In 2001, I headlined the Queen Elizabeth Hall on London’s South Bank with Tim Rose. It was a packed house and we played two encores. That night backstage, someone from the BBC asked Tim to play the Later with Jools Holland show later that week. Tim asked me to play the show with him and I told him I had just booked a holiday in the Far East. I was confident at the time there would be plenty of other chances to play Jools, so I wasn’t that bothered about missing that bit of telly work. Shortly after that I completed a successful Irish tour with Tim and that was the last time I ever played with him. On his return from Ireland, Tim Rose died in hospital after a routine procedure. RiP Tim.
I believe that everything happens for a reason and learning from life’s experiences is extremely valuable but I would have two pieces of advice for my younger self. Firstly, feedback can be helpful but you don’t have to take note of everything that you receive! My confidence was knocked early on by really unhelpful advice, e.g. promoted to HR manager at 19 and then told for two years – by the person who had nominated me for it – that I was too young for the job!
Marcella Di Mare
I was a tenacious young female art director surrounded by men. It was rare to have females in the creative department and this was in the 1980’s. I had to nag my creative director for the juicy account briefs, which eventually worked. I finally got my break when one of the men folk called in sick! The brief was to work on British Airways for the South America market. I cracked the brief and was given more BA work, which led to me being transferred to London. In the end I worked on BA for seven years. I didn’t want to be type casted as a creative who only knows how to do airline creative. I followed my client to their new agency, which was a massive mistake. Sometimes loyalty can bite you in the bum. I should have listened to my instincts rather than simply pleasing a client.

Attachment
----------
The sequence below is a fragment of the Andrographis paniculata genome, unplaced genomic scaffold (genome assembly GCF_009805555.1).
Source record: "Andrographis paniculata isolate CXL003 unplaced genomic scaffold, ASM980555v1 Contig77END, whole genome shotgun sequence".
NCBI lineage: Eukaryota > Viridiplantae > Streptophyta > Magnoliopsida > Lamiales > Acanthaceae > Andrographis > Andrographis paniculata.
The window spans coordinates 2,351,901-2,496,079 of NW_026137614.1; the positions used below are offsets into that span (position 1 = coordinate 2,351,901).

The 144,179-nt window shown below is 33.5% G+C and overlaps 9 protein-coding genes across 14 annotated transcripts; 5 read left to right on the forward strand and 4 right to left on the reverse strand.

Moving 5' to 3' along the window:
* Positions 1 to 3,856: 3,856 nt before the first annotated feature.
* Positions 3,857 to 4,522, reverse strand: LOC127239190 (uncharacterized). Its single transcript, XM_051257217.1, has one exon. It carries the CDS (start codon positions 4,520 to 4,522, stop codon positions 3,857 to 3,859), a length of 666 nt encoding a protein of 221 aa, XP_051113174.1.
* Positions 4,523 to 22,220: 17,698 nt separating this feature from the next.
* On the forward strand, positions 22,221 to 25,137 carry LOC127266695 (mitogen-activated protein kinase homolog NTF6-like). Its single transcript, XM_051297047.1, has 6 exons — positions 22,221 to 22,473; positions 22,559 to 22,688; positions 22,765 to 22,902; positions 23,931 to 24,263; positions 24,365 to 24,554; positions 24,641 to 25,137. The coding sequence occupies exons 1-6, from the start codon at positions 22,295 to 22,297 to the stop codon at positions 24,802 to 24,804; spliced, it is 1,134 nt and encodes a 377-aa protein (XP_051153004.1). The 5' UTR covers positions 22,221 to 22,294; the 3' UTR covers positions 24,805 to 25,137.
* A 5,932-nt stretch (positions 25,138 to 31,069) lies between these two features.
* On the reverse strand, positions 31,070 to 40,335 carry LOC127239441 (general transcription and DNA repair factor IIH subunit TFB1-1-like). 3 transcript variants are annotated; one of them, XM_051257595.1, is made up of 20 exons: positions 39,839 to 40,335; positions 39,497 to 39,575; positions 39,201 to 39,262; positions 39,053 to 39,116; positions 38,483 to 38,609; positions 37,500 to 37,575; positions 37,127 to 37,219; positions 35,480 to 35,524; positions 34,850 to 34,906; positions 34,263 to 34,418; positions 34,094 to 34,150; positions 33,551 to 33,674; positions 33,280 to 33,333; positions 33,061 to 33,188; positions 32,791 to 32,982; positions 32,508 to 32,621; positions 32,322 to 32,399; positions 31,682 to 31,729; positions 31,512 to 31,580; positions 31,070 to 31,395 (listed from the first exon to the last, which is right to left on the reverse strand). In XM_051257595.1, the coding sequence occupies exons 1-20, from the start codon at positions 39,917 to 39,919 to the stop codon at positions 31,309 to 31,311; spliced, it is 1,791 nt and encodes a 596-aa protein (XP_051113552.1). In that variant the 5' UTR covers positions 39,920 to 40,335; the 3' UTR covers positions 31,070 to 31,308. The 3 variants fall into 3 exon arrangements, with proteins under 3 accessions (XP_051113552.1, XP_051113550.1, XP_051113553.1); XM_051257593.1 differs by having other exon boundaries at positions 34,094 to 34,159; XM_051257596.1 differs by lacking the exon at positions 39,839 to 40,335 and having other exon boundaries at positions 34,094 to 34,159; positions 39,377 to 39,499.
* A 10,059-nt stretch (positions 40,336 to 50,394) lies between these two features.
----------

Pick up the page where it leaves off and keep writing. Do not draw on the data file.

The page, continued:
I eventually went freelance and secured some very good partnerships with London ad agencies. Ironically, I ended up working on the Lufthansa account for several years. Sometimes you can never escape!
There were some very uncertain times but that is the nature of advertising. I believe all paths would have led me to leave advertising in the end, as it is a young persons game. Regardless of the mistakes I have made along the way. I don’t feel any less creative in my new path bookbinding; I simply use my hands to make everything.
Karen de Villiers
Hindsight can be an expensive lesson in life. Now, at fifty odd years, I should have built a financially rewarding career. Growing up in a home where the father was the breadwinner and mum took care of the family, I ended up doing same thing. For which I have no regrets, but in hindsight, being both amum and an important part of the business community, I would not be starting all over again.